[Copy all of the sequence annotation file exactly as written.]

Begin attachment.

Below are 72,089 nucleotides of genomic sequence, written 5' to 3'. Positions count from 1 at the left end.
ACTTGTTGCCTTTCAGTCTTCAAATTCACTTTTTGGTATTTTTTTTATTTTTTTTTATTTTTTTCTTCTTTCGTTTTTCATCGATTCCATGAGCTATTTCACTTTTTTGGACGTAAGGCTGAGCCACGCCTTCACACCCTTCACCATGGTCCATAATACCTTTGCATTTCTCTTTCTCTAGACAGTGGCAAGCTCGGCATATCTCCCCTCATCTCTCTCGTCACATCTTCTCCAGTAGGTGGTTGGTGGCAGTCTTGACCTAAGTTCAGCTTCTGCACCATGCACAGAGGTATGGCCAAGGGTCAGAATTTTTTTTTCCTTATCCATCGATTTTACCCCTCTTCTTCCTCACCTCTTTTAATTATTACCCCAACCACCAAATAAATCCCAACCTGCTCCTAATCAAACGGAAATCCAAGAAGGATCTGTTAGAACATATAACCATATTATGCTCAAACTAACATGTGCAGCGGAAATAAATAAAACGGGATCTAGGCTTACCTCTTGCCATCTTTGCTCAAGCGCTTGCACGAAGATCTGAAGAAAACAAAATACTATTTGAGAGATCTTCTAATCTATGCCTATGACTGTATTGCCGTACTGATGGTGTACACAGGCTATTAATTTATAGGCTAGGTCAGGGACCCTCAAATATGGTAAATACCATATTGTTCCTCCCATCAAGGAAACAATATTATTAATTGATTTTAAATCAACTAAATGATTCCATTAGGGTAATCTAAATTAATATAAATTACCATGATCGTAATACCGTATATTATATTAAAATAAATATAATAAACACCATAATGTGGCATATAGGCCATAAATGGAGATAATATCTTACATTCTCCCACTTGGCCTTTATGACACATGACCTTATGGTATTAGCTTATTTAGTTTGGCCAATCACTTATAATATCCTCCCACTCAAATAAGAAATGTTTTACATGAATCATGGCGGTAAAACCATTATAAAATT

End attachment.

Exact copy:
Below are 72,089 nucleotides of genomic sequence, written 5' to 3'. Positions count from 1 at the left end.
ACTTGTTGCCTTTCAGTCTTCAAATTCACTTTTTGGTATTTTTTTTATTTTTTTTTATTTTTTTCTTCTTTCGTTTTTCATCGATTCCATGAGCTATTTCACTTTTTTGGACGTAAGGCTGAGCCACGCCTTCACACCCTTCACCATGGTCCATAATACCTTTGCATTTCTCTTTCTCTAGACAGTGGCAAGCTCGGCATATCTCCCCTCATCTCTCTCGTCACATCTTCTCCAGTAGGTGGTTGGTGGCAGTCTTGACCTAAGTTCAGCTTCTGCACCATGCACAGAGGTATGGCCAAGGGTCAGAATTTTTTTTTCCTTATCCATCGATTTTACCCCTCTTCTTCCTCACCTCTTTTAATTATTACCCCAACCACCAAATAAATCCCAACCTGCTCCTAATCAAACGGAAATCCAAGAAGGATCTGTTAGAACATATAACCATATTATGCTCAAACTAACATGTGCAGCGGAAATAAATAAAACGGGATCTAGGCTTACCTCTTGCCATCTTTGCTCAAGCGCTTGCACGAAGATCTGAAGAAAACAAAATACTATTTGAGAGATCTTCTAATCTATGCCTATGACTGTATTGCCGTACTGATGGTGTACACAGGCTATTAATTTATAGGCTAGGTCAGGGACCCTCAAATATGGTAAATACCATATTGTTCCTCCCATCAAGGAAACAATATTATTAATTGATTTTAAATCAACTAAATGATTCCATTAGGGTAATCTAAATTAATATAAATTACCATGATCGTAATACCGTATATTATATTAAAATAAATATAATAAACACCATAATGTGGCATATAGGCCATAAATGGAGATAATATCTTACATTCTCCCACTTGGCCTTTATGACACATGACCTTATGGTATTAGCTTATTTAGTTTGGCCAATCACTTATAATATCCTCCCACTCAAATAAGAAATGTTTTACATGAATCATGGCGGTAAAACCATTATAAAATT